Austin Monroe is one of those people. One of those people who will have things like 50 year retrospectives and honorary degrees from institutions who use his theories as their approach. He’s one of those people whose name will turn into a verb. Who young people will be shamed—by other young people—for not knowing. What I meant to say is: Austin is going to change the world. I know this, because he already is.
Living in this Black/woman body compels me to acknowledge the fact that I understand what it means to occupy that which does not belong to you. I imagine, in the way one imagines something they have already seen, that living in a Black/man body is to know this un-belonging.
Austin is one of those people who occupies a body that neither belongs nor belongs to you. One of those people who knows it, and is trying to make it untrue.
Austin is the brains and heart behind North York, a socio-creative [ad]venture intended to create spaces that serve to inspire and empower people to function as their truest and best selves. Established in the Fall of 2010, North York is a Brooklyn based collective of radical dreamers/subversives/queers&queens, many of whom have migrated from the South. The North York manifesto reads, “We’re a tribe of people who see value in all cultures and seek to celebrate creative expression in various forms. We reject the notions of high or low culture; we are as inspired by music as we are by food as we are by fashion as we are by nightlife as we are by art. North York exists to make cool shit happen. We are forward-thinkers who make the spaces we want to see exist now. We want to create spaces that inspire you and make you feel at home. North York honors our diverse and at times disparate histories and identities. North York is home. North York is about who we are now.”
I spoke with Austin about what it means to create space, the heart of Black American Culture, and how road trips through the Carolinas were the first journeys in a place we always knew we were leaving.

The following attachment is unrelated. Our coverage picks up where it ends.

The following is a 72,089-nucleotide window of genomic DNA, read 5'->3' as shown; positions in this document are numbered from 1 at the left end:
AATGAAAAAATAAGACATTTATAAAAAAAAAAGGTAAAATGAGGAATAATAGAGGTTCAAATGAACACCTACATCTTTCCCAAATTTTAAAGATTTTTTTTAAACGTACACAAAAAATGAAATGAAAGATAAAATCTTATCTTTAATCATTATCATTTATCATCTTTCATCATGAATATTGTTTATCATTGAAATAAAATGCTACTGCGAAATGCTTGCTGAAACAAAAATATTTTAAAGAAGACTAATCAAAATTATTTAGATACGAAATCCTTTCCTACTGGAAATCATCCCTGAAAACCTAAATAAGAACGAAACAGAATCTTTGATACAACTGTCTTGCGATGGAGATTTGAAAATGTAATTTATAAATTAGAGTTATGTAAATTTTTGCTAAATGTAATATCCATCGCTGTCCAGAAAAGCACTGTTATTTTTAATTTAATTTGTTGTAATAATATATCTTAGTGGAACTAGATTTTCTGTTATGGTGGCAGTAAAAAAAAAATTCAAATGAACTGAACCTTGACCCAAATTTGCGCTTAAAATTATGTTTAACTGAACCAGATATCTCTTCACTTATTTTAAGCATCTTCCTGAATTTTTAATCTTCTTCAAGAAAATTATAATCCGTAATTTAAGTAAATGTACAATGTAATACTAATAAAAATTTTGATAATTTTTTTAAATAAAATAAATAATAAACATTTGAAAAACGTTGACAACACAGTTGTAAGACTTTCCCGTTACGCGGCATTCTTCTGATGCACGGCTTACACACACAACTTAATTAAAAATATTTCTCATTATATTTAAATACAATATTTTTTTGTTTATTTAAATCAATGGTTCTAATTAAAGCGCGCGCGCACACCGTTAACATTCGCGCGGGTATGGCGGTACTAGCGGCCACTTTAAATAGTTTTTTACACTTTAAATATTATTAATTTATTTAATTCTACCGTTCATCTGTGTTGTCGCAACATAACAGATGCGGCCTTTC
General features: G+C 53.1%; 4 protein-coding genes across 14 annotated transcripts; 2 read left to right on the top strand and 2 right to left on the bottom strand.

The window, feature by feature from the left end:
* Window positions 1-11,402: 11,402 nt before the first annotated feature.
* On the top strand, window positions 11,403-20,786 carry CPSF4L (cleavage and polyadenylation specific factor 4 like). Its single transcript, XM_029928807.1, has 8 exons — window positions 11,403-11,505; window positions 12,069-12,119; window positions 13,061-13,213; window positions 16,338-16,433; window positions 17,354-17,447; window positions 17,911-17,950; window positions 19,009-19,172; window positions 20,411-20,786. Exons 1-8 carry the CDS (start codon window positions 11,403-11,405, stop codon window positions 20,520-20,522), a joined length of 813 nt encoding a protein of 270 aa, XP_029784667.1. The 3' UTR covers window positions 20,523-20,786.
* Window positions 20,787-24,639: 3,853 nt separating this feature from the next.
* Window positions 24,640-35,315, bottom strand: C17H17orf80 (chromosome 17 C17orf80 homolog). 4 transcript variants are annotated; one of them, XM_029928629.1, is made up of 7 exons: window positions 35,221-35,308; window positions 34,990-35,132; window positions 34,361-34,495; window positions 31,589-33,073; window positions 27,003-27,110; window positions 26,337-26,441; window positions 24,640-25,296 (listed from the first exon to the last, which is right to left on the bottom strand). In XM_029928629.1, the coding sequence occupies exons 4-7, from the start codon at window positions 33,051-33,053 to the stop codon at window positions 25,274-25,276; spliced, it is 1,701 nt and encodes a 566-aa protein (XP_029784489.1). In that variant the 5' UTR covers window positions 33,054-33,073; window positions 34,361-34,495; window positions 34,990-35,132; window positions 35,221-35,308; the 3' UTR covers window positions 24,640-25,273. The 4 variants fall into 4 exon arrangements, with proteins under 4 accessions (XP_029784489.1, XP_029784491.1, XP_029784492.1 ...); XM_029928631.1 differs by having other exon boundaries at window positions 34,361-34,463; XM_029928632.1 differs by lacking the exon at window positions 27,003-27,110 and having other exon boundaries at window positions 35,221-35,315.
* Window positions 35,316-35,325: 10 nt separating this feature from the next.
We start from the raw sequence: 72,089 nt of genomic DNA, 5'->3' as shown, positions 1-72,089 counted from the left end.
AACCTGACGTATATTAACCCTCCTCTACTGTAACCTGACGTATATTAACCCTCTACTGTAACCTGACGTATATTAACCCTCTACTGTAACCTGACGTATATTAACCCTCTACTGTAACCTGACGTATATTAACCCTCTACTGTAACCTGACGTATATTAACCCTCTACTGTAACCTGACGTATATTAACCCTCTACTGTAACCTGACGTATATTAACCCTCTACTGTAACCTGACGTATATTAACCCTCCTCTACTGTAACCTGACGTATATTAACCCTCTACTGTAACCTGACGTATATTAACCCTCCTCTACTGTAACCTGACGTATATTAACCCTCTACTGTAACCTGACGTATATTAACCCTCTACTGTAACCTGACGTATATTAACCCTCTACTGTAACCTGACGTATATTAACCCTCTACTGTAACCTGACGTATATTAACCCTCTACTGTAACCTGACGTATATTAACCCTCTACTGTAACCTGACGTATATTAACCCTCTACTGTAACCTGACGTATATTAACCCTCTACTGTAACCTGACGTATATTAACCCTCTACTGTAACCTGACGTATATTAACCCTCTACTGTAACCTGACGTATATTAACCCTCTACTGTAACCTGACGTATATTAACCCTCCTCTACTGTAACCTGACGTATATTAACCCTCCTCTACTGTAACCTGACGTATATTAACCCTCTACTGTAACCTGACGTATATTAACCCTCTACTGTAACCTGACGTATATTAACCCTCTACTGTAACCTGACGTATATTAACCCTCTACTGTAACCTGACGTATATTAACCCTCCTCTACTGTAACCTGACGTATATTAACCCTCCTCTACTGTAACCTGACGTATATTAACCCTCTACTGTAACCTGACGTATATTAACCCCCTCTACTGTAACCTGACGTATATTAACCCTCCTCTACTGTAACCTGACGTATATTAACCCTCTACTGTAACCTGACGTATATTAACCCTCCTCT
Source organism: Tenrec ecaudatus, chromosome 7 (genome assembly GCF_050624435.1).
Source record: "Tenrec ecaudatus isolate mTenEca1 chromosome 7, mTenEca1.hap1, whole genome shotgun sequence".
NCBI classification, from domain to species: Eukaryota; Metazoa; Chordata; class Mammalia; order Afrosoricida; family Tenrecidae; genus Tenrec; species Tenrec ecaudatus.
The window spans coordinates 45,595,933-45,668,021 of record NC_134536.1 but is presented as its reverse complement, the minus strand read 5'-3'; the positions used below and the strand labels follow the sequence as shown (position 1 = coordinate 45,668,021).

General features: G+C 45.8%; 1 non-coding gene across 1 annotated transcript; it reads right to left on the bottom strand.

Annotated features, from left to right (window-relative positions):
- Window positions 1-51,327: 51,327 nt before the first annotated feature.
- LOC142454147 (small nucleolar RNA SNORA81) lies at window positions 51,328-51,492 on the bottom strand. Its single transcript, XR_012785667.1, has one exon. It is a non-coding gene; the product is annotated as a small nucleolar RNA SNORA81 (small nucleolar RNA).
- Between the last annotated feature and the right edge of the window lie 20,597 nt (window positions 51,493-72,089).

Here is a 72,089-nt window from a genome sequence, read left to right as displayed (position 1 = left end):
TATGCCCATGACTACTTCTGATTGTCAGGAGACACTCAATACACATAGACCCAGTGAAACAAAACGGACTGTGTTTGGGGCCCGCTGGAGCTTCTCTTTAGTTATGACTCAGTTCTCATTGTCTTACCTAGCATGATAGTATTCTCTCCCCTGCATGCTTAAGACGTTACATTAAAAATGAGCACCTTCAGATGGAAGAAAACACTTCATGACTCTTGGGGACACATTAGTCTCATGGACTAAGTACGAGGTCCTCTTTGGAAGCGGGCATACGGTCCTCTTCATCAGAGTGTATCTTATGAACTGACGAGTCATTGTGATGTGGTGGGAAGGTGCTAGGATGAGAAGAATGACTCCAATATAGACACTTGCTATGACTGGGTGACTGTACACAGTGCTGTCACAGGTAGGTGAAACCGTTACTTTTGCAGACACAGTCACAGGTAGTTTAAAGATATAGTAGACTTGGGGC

Oh, and Beyoncé. Of course.
JAMILA: What does it mean to create space?
AUSTIN: Creating space is, in a way, self-explanatory. It can both be a physical or mental space wherein a person, a group of people, a theory, or an idea is allowed to be. So more than thinking about what it means to create space, I’m interested in the implications of creating space—what hat the intentionality behind creating a certain space—or a creating a certain vibe—is.
J: What was the genesis of the idea to create North York?
A: It was a culmination of years and years engaging with media culture and events and everyday people and just not seeing certain images being shown and certain ideals being represented. I was talking to a friend of mine who helped found a start up, and he was talking about entrepreneurship, and the baseline is: you’re someone who has located a gap, and your product or service or company should exist to fill that gap—to fill that void. So the genesis of the idea was bridging those gaps that exist.
J: So what is the gap that you want to fill?
A: On a selfish level, it’s the desire to have ownership over my experience—to put something into the world that I think is good. It’s about making creative space for myself and for other people.